Colson: A few words on Trump — concept and verb |

Colson: A few words on Trump — concept and verb

by John COlson

Some weeks the news rolls by so fast that it’s hard to keep up.

For instance, I started this column last week in an effort to get a jump on my April 25th deadline for a column that appears today, April 28.

But some mighty strange doings came around the bend on Sunday, forcing me to trash my early effort and start over. Serves me right for even thinking about keeping ahead of the game.

Anyway, the latest about Donald Trump is that even one of the fabulously tone-deaf, nose-pinched Koch brothers (politically, anyway) has finally heard the martial music, smelled the feces-imbued roses, and realized that Trump is a bad bet for the country.

Charles Koch (he has a house in Aspen’s West End, for those who feel we should maintain a local profile in the opinion columns) on Sunday told ABC News that neither he nor his brother, David, have given any money to finance Donald Trump’s bid for the White House, and that they have no plans to do so.

In fact, according to a story last October in The Daily Beast, the Koch brothers despise Trump’s political shenanigans, his racist/misogynistic verbal antics and generally his entire persona.

Charles also told ABC that in addition to not supporting The Donald’s political ambitions, the brothers Koch also have not put any of their much-ballyhooed political treasure chest to work against him.

Not yet, at least.

Which leaves me in a rather puzzling conundrum.

I loathe the very concept of mega-wealth, feeling it to be inherently undemocratic in its application to politics and its effect on our nation’s economy and society, and I distrust the wealthy class as a whole.

And that, I must admit, is part of why I cannot stomach Trump and his histrionics. He’s rich enough that he can amuse himself by bulling his way into the U.S. political arena in a rude and destabilizing way, and when he doesn’t win the presidency (that’s my prediction, at least) he can just walk away and busy himself with becoming even richer.

Now, if the Koch brothers, who are said to be enamored of the Libertarian view of the world, have it in for The Donald, there is part of me that feels I should be cheering them on with all my breath.

On the other hand, it was Koch money, largely, that created the Tea Party, which has so twisted and destabilized our politics that I can scarcely stand to even mention it, preferring to call them “teabaggers” and leave it at that. And Trump is, I think, a natural outgrowth of the teabaggers.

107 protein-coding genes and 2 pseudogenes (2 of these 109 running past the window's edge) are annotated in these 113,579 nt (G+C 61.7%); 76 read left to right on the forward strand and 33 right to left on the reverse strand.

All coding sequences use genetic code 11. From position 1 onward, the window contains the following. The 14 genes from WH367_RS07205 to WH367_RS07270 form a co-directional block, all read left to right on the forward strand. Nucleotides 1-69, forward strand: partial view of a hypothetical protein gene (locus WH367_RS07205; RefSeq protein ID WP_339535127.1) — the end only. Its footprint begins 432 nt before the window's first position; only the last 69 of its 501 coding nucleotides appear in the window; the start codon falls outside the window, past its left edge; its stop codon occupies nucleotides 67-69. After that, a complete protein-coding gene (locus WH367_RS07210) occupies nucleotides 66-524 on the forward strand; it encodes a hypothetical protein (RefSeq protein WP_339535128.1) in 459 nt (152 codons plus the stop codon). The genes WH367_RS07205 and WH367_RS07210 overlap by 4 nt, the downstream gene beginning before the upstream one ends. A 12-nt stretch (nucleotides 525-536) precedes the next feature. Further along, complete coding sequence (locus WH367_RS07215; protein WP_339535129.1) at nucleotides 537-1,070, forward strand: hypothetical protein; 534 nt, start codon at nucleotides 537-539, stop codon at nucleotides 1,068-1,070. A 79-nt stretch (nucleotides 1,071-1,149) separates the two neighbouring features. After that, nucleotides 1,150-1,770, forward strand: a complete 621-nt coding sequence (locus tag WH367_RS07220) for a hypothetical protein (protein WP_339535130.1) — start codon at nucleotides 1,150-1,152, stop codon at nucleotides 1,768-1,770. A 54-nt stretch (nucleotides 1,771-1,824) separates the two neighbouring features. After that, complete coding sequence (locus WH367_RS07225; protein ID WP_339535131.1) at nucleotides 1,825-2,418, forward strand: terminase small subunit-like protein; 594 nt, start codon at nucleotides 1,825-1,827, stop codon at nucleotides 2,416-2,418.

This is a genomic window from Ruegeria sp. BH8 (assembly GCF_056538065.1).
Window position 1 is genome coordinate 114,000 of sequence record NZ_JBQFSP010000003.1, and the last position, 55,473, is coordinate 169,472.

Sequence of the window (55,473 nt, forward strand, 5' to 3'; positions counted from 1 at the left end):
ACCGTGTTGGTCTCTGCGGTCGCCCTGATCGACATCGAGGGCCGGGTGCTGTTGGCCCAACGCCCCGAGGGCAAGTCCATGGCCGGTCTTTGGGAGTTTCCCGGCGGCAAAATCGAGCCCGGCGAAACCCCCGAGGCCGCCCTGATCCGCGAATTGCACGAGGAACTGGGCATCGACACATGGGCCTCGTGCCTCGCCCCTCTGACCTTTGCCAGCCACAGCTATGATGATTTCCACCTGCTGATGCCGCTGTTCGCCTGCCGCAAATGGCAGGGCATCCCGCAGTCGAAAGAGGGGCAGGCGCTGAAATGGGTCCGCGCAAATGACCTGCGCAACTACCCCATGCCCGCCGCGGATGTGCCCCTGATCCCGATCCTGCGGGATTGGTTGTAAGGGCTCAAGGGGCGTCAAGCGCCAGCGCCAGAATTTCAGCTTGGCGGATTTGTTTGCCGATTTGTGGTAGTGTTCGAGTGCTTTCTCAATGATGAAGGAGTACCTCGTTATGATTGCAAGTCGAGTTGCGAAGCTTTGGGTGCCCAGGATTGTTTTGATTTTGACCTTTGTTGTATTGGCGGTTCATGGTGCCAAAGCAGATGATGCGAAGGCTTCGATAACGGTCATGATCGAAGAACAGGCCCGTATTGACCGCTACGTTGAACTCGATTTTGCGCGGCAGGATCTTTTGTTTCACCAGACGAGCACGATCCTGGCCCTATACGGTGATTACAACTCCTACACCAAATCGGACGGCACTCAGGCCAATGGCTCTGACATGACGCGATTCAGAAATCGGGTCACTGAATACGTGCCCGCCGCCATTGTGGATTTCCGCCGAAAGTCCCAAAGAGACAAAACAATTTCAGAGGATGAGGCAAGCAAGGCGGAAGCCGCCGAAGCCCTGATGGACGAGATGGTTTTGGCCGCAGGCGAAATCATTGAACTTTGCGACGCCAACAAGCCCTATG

On the third hand, if the Koch brothers are kept busy helping to derail the Trump train, that means they might be too distracted to do much other damage to our political landscape, at least in this electoral cycle, which would be a bonus too tempting to pass up.

Of course, if I really think Trump can’t win, why worry?

He’s already torn the Republican Party asunder in a way that is not likely to be patched up very easily.

Last Sunday’s New York Times carried a column by a longtime Republican lamenting that the Trump candidacy is having such a caustic effect on the party that longtime friends are either no longer speaking to each other or they are Trump-ing one another — name-calling, insult-slinging, that sort of thing.

And, according to the writer (political wonk Peter Wehner) this breaking of bonds is not to be taken lightly.

“What makes this moment so unusual is that the ruptures are occurring among people who have for years been political allies, whose friendships were forged through common battles, often standing shoulder to shoulder,” Wehner wrote.

Which, I must note, agrees with my overall view of the Trump phenomenon, especially on my bleaker days.

I believe that Trump is emblematic of a growing tendency in this country, on the part of a certain set of the populace, to completely disrespect and dismiss viewpoints that are liberal, compassionate and tolerant of alternative ideas and beliefs.

It won’t be long until The Donald’s last name becomes a verb, “to Trump,” which means to insult, belittle, disrespect and any other demeaning verbal trick available that leaves a recipient feeling like a piece of crap.

It’s already happening, and not just in the violence perpetrated by Trump supporters at rallies.

Why, here in Garfield County we had an example recently, when Garfield County Sheriff Lou Vallario “trumped” Ninth Judicial District Attorney Sherry Caloia, belittling her capabilities, comparing her to a child and other insulting verbal attacks that made the papers.

And, as acknowledged by defense attorney Chip McCrory, an Independent and one of Caloia’s opponents in the upcoming election, it was all a political ploy. Vallario is a bully-boy and a Republican who supports Republican DA candidate Jeff Cheney, Caloia is a woman and a Democrat — ‘nuff said.

Yep, I see Trump’s campaign as a further degradation of our political dialogue that will have dire ramifications we cannot yet imagine.

And even the Koch brothers see it coming.

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